It wasn't me, it was my festival me: the effect of event stimuli on attendee identity formation

Research output: Contribution to journalArticle

5 Citations (Scopus)

Abstract

Consumption of tourism activities plays a symbolic role in the formation of individual and group identity. However, research into specific tourism contexts is unequal, with live music and festival events often overlooked. This research helps rectify the imbalance by exploring consumer identity formation during a live festival event. Literature first reviews identity theory, before contextualizing to the festival event. Inconsistencies in identity levels, and confusion over the contribution active context plays within identity formation are emphasized. These uncertainties are explored using an interpretivist methodology, namely thematically analyzed, semi-structured interviews and researcher observation. Discussion identifies four unique levels of identity and highlights stimuli that contribute to these levels. Positioned within the ‘Event Identity Model’, Event Identity – a harmonious identity between the individual, other attendees, and the event, is deemed the optimal identity state. Recommendations focus on providing a consistent consumer identity pre-, during, and post-event to increase consumer enjoyment.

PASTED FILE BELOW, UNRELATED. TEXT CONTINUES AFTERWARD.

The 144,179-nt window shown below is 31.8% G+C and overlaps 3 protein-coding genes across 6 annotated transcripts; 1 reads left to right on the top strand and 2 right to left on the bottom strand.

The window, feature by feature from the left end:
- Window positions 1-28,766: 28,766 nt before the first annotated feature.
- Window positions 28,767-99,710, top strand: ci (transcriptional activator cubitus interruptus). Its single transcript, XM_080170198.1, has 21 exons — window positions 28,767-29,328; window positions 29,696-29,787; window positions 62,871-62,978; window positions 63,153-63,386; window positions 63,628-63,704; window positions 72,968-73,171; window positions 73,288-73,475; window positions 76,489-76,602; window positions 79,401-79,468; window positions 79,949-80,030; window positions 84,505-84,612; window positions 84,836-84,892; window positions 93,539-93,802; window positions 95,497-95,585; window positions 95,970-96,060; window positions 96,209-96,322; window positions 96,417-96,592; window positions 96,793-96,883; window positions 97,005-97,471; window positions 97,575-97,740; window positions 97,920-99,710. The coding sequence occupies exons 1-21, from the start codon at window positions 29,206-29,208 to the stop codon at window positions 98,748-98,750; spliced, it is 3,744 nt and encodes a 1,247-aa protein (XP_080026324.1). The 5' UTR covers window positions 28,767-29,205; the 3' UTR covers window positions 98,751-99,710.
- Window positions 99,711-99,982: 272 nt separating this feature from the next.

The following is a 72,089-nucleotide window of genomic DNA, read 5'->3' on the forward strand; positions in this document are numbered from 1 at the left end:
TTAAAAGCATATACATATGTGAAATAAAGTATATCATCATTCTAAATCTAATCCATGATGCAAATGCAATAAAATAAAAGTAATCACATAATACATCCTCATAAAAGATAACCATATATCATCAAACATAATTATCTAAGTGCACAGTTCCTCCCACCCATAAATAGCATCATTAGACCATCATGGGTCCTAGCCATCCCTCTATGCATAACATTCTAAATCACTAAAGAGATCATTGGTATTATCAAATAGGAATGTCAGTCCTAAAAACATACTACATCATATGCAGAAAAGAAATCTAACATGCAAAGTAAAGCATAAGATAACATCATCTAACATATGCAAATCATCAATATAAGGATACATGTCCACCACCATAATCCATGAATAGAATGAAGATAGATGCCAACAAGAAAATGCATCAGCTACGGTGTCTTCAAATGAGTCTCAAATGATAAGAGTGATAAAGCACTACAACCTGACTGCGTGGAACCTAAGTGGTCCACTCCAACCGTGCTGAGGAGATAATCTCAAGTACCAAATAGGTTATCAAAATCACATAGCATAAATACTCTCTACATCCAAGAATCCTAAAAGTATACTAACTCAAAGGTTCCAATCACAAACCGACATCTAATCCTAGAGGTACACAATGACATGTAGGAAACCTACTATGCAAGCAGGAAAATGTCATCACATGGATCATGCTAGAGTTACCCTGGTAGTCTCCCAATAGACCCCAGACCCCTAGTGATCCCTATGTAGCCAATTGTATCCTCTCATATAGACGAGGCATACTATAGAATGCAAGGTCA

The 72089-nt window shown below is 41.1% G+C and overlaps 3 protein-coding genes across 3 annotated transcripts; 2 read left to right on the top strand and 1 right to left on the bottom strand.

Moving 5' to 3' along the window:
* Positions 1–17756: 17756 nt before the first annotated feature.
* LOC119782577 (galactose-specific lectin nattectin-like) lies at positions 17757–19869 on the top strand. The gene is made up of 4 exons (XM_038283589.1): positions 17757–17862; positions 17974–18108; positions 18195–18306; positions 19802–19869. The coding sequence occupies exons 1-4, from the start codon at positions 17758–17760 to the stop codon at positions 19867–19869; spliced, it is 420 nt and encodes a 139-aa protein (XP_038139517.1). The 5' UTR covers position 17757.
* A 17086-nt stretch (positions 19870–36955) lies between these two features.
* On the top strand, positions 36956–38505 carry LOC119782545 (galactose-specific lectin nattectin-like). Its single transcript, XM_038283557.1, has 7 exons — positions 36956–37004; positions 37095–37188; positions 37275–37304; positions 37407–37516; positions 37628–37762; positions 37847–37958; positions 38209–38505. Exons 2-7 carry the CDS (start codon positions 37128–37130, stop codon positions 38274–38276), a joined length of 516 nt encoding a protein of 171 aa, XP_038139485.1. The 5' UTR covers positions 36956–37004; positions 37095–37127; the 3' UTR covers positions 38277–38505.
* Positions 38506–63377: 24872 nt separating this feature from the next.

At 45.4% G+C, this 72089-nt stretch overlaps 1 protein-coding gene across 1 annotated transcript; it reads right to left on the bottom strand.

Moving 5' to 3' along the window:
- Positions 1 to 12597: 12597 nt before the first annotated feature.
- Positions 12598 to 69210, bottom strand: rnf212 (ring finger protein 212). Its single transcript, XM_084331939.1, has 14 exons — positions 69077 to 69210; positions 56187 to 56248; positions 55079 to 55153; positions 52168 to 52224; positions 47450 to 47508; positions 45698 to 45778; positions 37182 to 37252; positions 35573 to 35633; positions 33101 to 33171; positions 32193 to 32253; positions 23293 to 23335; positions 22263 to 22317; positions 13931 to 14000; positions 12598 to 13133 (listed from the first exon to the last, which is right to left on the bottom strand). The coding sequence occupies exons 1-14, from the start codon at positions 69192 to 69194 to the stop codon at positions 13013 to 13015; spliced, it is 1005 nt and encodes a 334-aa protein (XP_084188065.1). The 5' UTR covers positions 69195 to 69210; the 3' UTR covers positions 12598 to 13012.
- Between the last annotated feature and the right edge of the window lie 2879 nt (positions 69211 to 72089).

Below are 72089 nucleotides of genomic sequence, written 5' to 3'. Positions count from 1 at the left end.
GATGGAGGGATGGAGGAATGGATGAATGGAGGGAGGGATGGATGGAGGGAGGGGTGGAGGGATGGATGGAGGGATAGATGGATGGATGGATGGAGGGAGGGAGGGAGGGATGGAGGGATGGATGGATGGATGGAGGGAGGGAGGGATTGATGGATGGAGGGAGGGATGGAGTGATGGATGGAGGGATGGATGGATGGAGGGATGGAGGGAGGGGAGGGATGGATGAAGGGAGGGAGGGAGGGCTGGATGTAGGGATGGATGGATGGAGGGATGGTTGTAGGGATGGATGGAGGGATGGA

LanguageEnglish
Pages484-500
Number of pages17
JournalTourism Management
Volume61
Early online date23 Mar 2017
DOIs
Publication statusPublished - 31 Aug 2017

Fingerprint

festival
identity formation
stimulus
event
tourism
music
methodology
Tourism
effect
uncertainty
Uncertainty

Keywords

  • consumer identity
  • event identity
  • identity formation
  • festival event

Cite this

@article{b59927e9fc5a4a5e8434cf239b6dcaf4,
title = "It wasn't me, it was my festival me: the effect of event stimuli on attendee identity formation",